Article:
By AnnMarie Thomas
As the costs of 3D printers drop, we are seeing more and more schools and informal education centers incorporating this technology into their youth programs in exciting and innovative ways. (See ‘Making It” in New York City Classrooms for an example, from our blog, of 3D printing being used in the classroom.) Thus it is always exciting to see new technologies, particularly open- source ones, which further reduce the cost of 3D printing.
Last May, at Maker Faire Bay Area, the Desktop Factory competition was announced. This competition, a collaboration between the Kauffman Foundation, Inventables, and the Maker Education Initiative, challenged makers to create an open-source machine which can take plastic pellets and convert them into 3D-printer ready filaments– at a cost of less than $250. We are incredibly excited to share that a winning design has been announced! Inventor Hugh Lyman, a maker from Washington, has shared the plans for his Lyman Filament Extruder on Thingiverse.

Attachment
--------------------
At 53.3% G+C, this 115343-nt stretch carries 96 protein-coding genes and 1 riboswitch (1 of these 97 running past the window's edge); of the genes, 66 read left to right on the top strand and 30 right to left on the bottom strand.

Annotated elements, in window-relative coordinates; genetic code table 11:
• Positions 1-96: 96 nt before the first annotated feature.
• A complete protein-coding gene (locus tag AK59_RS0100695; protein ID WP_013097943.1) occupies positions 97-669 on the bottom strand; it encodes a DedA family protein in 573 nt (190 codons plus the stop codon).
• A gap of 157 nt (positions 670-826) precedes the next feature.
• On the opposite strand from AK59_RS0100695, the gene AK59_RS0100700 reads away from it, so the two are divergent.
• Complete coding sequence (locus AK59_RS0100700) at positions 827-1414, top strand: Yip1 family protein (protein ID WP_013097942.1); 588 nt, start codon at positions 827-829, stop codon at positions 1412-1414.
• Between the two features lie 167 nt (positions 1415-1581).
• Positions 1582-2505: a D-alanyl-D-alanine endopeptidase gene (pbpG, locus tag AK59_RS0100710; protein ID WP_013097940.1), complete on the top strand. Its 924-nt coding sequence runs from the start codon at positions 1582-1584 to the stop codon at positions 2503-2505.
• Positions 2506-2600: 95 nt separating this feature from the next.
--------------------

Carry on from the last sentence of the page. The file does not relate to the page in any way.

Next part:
Since the announcement of the winning design last week, it has been wonderful reading stories about the potential impact of this new device, and about the amazing inventor who designed it. Read more in articles from TIME, MAKE, and WIRED.
Inspired to download the plans for the Lyman extruder and build your own? We’d love to hear about it in the comments section below.